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Donna Gee - Spain's Grumpy Old Gran


Beware the power of Spanish power companies
09 October 2015 @ 22:55

Isn’t choice a wonderful thing? And never is it more welcome than when some company or other crosses you and you tell them to stick it up their you-know-what.

I’m still quietly congratulating myself at the fact I have deprived a couple of airlines of thousands of pounds over the years. Voting with my purse was the only way I could protest meaningfully after being ripped off by their devious practices. So I refused to fly with them again until I felt I had deprived them of suficient revenue to balance  the books.

 One airline went too far when they charged me a £40 ‘administration fee’ in addition to their standard £30 charge to change the name of my travelling companion on a Manchester-Alicante flight. Since the original ticket had cost exactly £70, it amounted to paying for the ticket again just to alter the name of the person travelling.

And I kicked the other company into space when they refused to pay me for an article I had been specifically commissioned to write for their in-flight magazine. Why wasn’t I paid? Because they sacked the editor who commissioned it before she could publish my feature article, which I had spent a considerable time preparing. I never did find out if I was legally entitled to the agreed fee - but I've never used that airline from that day to this.

Between them, those two episodes cost me less than £200 – a tiny fraction of what those two companies subsequently lost in fares and goodwill from Granny Grump and her family. Having said that, I’ve now wiped the slate clean, partly because the flight options from Alicante and Murcia to the UK are becoming fewer and fewer every year.

Maybe I took things too far with my boycott but isn’t having the option of going elsewhere just great when there’s a viable alternative?

The big problem arises when you have only one choice – namely take it or leave it. Which is precisely where I found myself when HC Energia, the only electricity supplier then operating on my urbanisation, cut off my supply without any warning.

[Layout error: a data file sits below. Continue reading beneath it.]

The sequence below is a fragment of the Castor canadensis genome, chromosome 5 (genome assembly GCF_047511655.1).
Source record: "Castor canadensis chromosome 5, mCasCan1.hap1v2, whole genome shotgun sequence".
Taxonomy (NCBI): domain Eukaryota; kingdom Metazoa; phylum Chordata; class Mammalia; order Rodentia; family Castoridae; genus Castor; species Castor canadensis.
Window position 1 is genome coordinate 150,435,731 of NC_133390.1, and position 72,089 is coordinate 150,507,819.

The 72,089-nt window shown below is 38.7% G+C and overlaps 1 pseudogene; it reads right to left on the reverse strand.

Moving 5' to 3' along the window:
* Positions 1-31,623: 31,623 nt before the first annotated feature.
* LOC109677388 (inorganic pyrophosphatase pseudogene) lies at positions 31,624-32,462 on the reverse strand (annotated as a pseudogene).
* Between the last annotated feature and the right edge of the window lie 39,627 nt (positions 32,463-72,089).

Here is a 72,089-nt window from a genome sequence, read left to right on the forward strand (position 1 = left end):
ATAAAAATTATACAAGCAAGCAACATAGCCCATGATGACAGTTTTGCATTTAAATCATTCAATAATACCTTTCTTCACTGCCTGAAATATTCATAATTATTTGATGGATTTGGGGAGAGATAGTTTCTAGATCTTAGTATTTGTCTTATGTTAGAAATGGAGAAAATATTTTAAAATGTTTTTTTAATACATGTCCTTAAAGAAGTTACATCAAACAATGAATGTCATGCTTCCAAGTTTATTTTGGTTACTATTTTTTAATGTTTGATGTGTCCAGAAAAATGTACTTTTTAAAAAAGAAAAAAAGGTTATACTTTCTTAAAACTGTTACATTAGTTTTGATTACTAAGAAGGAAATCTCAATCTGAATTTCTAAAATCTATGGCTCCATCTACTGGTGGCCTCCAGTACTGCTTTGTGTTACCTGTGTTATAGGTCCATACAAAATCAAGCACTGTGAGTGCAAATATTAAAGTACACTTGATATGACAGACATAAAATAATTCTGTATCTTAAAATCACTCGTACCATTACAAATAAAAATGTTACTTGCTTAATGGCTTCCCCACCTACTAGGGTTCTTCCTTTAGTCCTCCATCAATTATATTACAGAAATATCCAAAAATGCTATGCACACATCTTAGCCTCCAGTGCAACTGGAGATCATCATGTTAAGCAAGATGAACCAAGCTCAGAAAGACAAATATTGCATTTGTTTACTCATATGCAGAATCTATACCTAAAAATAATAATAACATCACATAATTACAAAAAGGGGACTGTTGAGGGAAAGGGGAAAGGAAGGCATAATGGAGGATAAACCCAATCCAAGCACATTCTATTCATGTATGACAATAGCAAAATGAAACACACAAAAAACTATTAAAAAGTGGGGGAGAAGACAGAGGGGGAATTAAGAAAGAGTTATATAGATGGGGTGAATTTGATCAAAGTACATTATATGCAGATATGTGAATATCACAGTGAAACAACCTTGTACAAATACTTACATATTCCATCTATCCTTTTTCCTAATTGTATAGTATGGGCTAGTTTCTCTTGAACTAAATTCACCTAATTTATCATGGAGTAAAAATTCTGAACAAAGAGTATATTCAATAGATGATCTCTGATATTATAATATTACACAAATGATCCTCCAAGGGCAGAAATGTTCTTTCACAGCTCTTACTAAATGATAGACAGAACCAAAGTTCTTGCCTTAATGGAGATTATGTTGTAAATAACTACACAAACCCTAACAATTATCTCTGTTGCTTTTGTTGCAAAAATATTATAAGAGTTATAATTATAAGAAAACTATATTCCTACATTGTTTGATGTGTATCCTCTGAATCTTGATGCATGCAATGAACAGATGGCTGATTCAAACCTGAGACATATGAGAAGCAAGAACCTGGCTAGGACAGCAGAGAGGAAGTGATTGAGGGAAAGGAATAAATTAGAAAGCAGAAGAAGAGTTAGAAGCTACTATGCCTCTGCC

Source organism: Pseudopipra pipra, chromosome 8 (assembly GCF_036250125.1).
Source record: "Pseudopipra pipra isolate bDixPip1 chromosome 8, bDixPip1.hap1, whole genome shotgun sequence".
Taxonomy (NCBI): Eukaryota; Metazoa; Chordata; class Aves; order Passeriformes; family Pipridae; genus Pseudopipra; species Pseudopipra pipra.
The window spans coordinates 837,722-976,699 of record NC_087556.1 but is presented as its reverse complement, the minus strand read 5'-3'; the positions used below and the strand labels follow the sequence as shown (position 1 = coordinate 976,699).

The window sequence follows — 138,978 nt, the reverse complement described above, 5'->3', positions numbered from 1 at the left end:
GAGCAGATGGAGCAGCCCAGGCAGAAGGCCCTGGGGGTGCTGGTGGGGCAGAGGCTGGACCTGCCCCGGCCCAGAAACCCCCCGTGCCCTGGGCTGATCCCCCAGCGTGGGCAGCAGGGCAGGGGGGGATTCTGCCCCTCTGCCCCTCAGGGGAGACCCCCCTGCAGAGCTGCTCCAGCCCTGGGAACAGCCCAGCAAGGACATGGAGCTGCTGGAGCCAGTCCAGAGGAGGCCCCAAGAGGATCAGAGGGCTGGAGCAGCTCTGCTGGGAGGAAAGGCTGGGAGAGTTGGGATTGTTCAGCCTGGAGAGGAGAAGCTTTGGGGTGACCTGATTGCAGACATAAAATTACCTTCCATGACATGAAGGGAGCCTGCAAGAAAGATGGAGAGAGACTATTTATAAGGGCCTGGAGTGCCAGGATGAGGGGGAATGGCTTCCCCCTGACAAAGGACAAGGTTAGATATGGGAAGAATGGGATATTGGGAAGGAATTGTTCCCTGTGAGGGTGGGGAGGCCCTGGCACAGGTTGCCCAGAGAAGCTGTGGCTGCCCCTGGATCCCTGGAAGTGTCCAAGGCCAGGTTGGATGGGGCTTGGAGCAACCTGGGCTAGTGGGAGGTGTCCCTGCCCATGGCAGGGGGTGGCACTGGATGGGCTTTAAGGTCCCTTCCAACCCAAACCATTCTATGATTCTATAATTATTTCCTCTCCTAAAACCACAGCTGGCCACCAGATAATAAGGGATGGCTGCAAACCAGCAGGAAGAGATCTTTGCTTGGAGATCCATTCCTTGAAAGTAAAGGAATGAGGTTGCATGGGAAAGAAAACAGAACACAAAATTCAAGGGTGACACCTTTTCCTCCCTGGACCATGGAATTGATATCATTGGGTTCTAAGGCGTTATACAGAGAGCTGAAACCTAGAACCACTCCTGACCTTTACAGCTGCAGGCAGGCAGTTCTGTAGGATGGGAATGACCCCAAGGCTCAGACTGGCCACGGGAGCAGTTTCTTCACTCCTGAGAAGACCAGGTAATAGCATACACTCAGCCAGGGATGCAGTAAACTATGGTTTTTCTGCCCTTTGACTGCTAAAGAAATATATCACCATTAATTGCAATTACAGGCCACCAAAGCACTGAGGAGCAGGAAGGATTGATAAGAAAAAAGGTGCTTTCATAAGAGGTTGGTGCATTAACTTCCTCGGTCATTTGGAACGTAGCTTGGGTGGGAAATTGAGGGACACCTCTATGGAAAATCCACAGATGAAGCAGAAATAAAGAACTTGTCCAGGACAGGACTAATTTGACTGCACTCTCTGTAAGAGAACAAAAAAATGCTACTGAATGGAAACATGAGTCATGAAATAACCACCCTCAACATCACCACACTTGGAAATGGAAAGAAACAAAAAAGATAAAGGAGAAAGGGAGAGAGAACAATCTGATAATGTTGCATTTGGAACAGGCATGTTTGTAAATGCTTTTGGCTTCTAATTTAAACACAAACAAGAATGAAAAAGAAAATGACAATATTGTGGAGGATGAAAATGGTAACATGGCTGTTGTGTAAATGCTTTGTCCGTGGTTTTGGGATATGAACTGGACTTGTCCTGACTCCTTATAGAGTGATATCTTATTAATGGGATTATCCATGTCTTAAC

It’s not the sort of thing that happens in the UK. At least not without plenty of notification and some serious defaulting with one’s payments.

My ‘crime’ was that there wasn’t quite enough in my account to fund one of HC Energia’s direct debit demands. As I had no overdraft facility, my Spanish bank rejected it. Nobody told me, of course – or I would have coughed up the few euros involved at the drop of a switch.

Instead, the electricity company cut off my supply, Tommy Cooper style. Just like that.

I was in England at the time so I wasn’t left in the dark. At least, not literally. The first I knew of the problem was when my keyholder phoned to say there was a notice glued to my front door in big red letters saying the electricity had been cut off.

Several days, several large banknotes and several mini heart attacks later, I managed to have the supply reconnected. I was also, as you can imagine, furious and immediately decided I wanted no more to do with a company that clearly had no concern for the welfare of its customers. 

The problem was that HC Energia (since renamed EDP) was the only company supplying our urbanisation. So it was a case of ‘don’t waste your Energia trying to switch cos there ain’t no-one else’.

I had no alternative to bite my tongue and stick with the devil I knew. And thankfully this particular demon has never given me any more hell.

That’s presumably because since I was cut off, I have always made sure there are funds in my account to meet every direct debit.

The fact that since last year I have had the option of switching to another supplier like Iberdrola may also be playing its part. But I doubt it….because I gather the devil I don’t know is also a dab hand at cutting people off at the slightest excuse.

Talk about a power struggle!

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